Pitch Perfect

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What is the fine line between saying enough to get their interest in you but not too much to leave them satisfied there is nothing to discuss? Customers require courtship.

Ever notice how some people have a really great sales pitch? They say just enough, are just clear enough, just distinctive enough to connect with their target. Some are natural talents, others rely on professional agencies or consultants to craft the message for them.

If it makes you feel better, most of these great pitches aren’t on their maiden voyage. They are the product of trial and error, modes, and metrics.

These finely honed pitches have things in common, even though the objective is to be different enough to stand out.

They have clarity. What are they pitching? What is the point of the message? What are they selling and how much is it going to cost? Why do I need it, and why do I need it from this person in particular?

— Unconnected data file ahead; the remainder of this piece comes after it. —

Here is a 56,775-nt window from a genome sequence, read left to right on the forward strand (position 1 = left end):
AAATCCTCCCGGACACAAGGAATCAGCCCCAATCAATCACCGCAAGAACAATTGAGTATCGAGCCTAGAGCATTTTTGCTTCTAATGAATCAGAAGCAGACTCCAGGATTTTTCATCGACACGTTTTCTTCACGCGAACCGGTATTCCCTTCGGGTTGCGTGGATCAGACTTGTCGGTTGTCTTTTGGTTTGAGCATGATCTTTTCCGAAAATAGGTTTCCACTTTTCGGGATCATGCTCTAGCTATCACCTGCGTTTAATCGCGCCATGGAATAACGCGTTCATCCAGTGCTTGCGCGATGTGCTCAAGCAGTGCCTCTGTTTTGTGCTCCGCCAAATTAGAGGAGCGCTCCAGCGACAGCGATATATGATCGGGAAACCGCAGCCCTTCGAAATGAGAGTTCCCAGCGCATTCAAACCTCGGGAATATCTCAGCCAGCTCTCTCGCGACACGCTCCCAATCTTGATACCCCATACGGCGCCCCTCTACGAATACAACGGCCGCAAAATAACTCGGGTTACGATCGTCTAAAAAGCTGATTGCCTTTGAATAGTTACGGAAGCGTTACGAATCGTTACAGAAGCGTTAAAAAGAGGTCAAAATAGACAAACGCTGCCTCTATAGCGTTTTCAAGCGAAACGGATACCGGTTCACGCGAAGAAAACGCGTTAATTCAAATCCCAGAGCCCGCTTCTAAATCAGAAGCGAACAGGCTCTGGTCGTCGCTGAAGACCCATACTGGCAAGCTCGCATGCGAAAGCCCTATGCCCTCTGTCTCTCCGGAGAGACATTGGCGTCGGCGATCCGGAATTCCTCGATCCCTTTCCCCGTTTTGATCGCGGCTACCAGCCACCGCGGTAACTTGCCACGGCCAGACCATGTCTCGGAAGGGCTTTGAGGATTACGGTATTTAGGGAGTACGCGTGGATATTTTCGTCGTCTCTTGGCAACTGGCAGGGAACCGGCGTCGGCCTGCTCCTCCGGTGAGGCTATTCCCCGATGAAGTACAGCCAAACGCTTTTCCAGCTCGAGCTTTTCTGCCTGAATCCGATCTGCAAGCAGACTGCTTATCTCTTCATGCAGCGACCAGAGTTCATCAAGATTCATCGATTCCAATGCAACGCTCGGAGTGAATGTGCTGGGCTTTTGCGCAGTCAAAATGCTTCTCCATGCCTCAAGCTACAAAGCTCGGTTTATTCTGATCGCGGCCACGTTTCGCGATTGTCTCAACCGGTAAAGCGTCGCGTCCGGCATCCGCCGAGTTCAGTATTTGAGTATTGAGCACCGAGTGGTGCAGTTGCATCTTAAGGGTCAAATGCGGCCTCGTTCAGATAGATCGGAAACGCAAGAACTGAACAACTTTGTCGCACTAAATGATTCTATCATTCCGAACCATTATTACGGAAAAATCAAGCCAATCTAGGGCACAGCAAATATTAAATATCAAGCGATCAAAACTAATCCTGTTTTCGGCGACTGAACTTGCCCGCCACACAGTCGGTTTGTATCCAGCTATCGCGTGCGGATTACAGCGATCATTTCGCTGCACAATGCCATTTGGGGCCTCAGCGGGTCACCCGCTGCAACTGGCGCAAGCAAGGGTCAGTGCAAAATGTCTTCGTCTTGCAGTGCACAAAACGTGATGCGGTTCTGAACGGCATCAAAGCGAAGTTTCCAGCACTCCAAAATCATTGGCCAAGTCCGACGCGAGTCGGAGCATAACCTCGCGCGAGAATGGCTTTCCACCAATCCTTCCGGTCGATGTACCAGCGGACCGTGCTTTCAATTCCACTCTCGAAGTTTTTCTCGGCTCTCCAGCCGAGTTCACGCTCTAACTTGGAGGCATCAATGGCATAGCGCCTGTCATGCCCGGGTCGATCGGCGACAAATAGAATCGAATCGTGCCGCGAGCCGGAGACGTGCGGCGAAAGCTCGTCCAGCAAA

It would seem that clarity would be enough to get those phones to ring or the response forms to flood in. What happens, however, when the pitch has ticked all the boxes and all you hear out there is the crickets?

What is the problem?

The challenge is deeper than just being clear. Sometimes the problem is in being overly clear. There is always that uh-oh moment – in any business – where we toss our pitch and immediately ask ourselves if we’ve already lost the client because we said too much.

Did I scare them off with my price? Am I trying too hard to be all things to all people with my offerings? Did I come across as trying too hard by trying to cover all the bases?

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What is the fine line between saying enough to get their interest in YOU but not too much to leave them satisfied there is nothing to discuss?

You know yourself too well. You’re trying to get others to know you just as well in your first pitch. Customers require courtship. They need enough to be interested, but not enough to think they know your whole story. Finding that balance is the key.

So think of it exactly as that – courtship. What would you say about your product or service that clearly answers the questions of “Who am I? What am I pitching? Why do you need it, and specifically, why do you need it from me?” Where is the point in the message where it stops and leaves people wanting more?

When you find that point, you have found your perfect pitch.